Finally, the law eliminates most tax shelters, thereby yanking the rug from under the tangible assets on which they are based. Once again, this action will contribute to economic efficiency in the long run, but its timing couldn't be worse. At present, the situation in many tangibles is extremely precarious: Office space nationwide is grossly overbuilt and many markets are due for a correction; energy prices are weak and many oil- and gas-related businesses have been hanging on by their fingernails since last spring; prices of other industrial commodities are, in inflation-adjusted terms, down some 25% in two years; finally, agriculture is depressed and farmland prices in many states have collapsed. These areas will suffer greatly even in a relatively mild recession; an adverse tax law change adding to their troubles at the same time may ruin many tangible asset holders and their creditors, touching off a series of financial disasters.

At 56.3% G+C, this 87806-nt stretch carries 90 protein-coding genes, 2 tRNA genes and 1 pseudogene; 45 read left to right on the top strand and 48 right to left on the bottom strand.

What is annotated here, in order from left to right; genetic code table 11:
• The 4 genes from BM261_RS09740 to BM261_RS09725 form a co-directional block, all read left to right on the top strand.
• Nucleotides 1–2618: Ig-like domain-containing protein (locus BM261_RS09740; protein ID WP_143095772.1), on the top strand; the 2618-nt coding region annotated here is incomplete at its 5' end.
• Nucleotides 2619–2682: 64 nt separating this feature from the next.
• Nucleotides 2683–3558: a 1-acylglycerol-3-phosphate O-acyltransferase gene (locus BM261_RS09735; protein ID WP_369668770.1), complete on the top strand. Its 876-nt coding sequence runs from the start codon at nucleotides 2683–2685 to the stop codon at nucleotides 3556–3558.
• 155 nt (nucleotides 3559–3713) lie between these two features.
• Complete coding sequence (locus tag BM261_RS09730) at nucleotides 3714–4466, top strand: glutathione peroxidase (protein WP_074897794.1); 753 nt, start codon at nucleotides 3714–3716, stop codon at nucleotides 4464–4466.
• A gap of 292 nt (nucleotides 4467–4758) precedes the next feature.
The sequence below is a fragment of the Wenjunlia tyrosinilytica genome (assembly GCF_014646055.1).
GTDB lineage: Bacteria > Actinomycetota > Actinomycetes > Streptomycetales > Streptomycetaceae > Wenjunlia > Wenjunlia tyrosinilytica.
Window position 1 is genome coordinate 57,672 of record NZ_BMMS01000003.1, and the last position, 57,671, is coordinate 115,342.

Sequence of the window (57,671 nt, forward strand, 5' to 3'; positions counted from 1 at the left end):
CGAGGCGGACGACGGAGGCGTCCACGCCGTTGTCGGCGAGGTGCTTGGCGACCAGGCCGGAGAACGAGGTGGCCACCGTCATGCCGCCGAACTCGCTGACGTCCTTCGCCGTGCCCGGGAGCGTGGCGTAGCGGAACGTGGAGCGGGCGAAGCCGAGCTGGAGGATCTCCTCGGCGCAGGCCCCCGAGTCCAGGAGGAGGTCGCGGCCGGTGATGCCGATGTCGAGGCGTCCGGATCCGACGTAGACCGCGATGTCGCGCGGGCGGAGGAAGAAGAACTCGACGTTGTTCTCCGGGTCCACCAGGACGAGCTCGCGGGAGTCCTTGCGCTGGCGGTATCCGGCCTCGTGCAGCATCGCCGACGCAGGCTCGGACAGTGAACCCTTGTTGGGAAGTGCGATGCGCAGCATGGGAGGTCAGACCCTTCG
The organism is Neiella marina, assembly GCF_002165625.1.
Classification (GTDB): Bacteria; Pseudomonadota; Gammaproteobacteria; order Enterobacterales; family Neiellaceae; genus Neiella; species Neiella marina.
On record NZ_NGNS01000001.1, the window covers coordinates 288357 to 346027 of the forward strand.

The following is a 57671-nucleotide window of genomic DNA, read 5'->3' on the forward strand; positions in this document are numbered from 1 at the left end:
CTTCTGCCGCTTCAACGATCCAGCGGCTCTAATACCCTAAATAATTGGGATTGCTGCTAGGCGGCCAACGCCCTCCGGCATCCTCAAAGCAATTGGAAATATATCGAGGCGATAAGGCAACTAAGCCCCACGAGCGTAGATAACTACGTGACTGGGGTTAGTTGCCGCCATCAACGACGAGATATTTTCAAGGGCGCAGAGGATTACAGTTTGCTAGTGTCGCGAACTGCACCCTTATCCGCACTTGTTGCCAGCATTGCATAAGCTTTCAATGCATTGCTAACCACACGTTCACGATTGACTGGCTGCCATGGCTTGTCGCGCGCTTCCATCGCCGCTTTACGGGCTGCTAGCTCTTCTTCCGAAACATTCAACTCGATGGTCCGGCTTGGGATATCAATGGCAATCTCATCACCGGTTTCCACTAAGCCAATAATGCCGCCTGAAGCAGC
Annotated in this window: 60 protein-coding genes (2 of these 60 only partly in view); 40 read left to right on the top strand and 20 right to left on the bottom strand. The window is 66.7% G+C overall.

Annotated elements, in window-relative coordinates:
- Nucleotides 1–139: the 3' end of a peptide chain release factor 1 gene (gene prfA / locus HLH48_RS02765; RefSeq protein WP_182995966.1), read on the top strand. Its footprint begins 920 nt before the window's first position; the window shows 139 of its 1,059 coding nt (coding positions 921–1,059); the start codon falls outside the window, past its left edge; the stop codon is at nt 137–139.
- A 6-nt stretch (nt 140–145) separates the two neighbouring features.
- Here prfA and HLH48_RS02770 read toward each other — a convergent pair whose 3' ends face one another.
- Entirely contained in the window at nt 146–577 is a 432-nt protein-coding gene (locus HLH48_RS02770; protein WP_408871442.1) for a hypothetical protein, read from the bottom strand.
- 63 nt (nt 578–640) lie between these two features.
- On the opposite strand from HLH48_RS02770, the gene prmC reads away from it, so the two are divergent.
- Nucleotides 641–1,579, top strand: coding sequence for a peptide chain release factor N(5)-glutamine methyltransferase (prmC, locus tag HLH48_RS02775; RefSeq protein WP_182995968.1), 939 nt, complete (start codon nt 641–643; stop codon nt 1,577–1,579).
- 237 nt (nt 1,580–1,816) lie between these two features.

My ultimate concern is not that the tax law changes will precipitate a recession that will be potentially open-ended on the downside--the risk of this happening was already uncomfortably high when the tax bill was passed. My concern is that any recession in the near term, regardless of its origin, will be blamed on the new tax law. This could well discredit its basic goal--longer-run neutrality of the tax system. Congress, especially in a deep recessionary setting, might try to help out various sectors and use tax policy to channel funds into them. We could be back in the old rut before the new tax system ever gets a fair road test.
Does this mean that the whole effort wasn't worth it? I think it was, even with the wretched timing of the short-term negative effects of tax law changes.
Another opportunity to considerably reduce the role of the tax system in allocating resources and to move toward increased efficiency of the economy through greater reliance on market forces might not come again for many years.